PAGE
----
Our next stop was the lake, the biggest such lake in the province. I am not a fan of cold water and this one was blissfully warm. We had the lake all to ourselves, which leads me to believe most tourists who do horse tours do not hit the lake on their way. You can request that stop from your guide or just use the guide we used (at Glady’s and Tony’s house). The lake is a beautiful break as the weather does get hot and muggy when I am traveling in July.
At last, we stopped at the coffee farm, and enjoyed some of the best coffee I have ever had. They specialize in Arabica beans and the lovely owner gave us a whole description of the process, unfortunately entirely in Spanish. Although I could follow almost none of it the coffee spoke for itself. I enjoyed two lovely cups but was also unable to purchase any to take with me, as they did not have a sealed container for me to take. The coffee cost 1 cuc per cup and was very much worth the price.
On weather in Cuba
July, which is when I am travelling is summer in Cuba and also their rainy season. This means the weather is sticky and muddy, more so than most of the other time of the year. If traveling during the summer months (July, August, and September) expect strong rain showers in the afternoon and be prepared with an umbrella and a good rain jacket. Its very helpful if you have proper raingear covered backpack with you, as you will get soaked unexpectedly. The rains are hard but fortunately fairly brief only lasting a few hours at the most.
My suggestion is to find a lovely restaurant in town (in Vinalles there are dozens) to enjoy a late lunch or coffee right before the rain starts (you’ll know its coming because thunder will get progressively louder until it almost doesn’t stop, and the temperature will drop about 10 degrees). Enjoy watching the rain fall from the comfort of a covered patio in town or in your casa (house).
Cuba, Day 6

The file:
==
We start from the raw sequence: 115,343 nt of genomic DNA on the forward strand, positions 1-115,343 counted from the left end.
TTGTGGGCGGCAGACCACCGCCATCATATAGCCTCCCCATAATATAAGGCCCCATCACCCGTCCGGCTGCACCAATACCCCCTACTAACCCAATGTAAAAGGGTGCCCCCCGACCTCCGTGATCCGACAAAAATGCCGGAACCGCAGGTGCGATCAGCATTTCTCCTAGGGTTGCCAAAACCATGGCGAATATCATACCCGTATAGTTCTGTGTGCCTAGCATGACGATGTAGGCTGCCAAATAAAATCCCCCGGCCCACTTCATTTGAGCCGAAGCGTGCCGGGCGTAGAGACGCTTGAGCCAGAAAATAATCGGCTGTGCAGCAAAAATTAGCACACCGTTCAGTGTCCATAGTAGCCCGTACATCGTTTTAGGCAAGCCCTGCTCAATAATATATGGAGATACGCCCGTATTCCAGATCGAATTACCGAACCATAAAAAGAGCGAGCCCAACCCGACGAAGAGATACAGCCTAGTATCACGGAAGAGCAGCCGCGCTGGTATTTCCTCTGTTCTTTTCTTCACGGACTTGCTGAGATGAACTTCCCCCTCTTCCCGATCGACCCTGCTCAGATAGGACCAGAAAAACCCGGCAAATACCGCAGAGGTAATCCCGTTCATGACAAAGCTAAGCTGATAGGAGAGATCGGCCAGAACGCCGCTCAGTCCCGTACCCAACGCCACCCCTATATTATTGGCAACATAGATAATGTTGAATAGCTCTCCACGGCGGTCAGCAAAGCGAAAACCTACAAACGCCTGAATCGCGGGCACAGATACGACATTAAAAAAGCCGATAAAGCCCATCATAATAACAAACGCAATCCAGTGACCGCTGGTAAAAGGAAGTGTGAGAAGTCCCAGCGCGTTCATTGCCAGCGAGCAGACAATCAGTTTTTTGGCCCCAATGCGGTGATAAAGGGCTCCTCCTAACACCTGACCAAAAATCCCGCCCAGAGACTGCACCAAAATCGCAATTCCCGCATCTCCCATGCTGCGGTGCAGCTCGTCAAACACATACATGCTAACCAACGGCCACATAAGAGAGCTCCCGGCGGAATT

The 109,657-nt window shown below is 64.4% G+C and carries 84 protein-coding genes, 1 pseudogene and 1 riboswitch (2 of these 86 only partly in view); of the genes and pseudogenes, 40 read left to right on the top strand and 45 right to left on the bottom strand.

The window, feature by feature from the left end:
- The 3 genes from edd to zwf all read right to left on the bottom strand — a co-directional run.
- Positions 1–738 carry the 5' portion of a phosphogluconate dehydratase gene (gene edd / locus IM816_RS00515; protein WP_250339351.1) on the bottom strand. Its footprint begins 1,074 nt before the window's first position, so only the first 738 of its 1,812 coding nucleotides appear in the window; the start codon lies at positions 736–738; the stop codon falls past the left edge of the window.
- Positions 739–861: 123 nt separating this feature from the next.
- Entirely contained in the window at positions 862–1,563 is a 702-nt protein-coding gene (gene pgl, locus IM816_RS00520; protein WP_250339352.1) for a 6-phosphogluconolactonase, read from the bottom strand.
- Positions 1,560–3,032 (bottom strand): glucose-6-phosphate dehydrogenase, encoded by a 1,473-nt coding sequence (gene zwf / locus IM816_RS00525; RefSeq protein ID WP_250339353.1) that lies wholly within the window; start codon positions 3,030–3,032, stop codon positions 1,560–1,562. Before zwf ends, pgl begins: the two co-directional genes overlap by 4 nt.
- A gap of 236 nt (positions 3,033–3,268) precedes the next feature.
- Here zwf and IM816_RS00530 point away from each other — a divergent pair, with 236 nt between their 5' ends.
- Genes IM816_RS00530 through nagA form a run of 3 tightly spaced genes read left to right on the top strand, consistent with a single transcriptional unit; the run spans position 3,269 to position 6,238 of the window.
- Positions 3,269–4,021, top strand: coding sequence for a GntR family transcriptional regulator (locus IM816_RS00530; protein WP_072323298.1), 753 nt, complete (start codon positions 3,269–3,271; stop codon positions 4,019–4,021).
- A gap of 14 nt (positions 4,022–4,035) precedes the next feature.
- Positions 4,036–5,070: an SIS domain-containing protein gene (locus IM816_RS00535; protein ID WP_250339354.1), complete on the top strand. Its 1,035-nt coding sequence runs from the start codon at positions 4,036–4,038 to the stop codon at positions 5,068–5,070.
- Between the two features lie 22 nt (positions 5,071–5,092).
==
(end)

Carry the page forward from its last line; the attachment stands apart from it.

Vinnales is a city that knows how to cater to tourists. There are hundreds of houses (casas) to rent, several big hotels and too many restaurants to count. One of the best bargains in Vinnales is the green tourist bus which takes you to many of the major attractions in the area. The bus starts route starts at 9 am and you can catch this bus in center Vinnales as well as by all the major hotels in the area (list the hotels). It’s a hop on hop off bus and you can use it for the entire day until 6 pm. While my roommate and her new friend (the casa owner’s son) were cooped up for the morning, I took the bus together with some other girls staying at my casa. We took an air conditioned ride over picturesque roads complete with stunning vistas, this part alone more than 5 cuc. Eventually we came upon the caves, a small but fun tourist activity perfect for a visit on a lazy day. For an admission cost of 5 cuc you get to tour several good size caves and take a boat in an underground river. The bus comes every hour and a half and while you wait for it to come back around, try the local coffee at the bar. Afterwards we took the bus to a large hotel complete with pool and great wifi, where we spend about one and a half hours until the next bus. The bus also stops at a zip lining attraction, which looked fantastic but did not fit the bill for me on this lazy day. There are also botanical gardens, several other high end hotels and restaurants to check out along the route.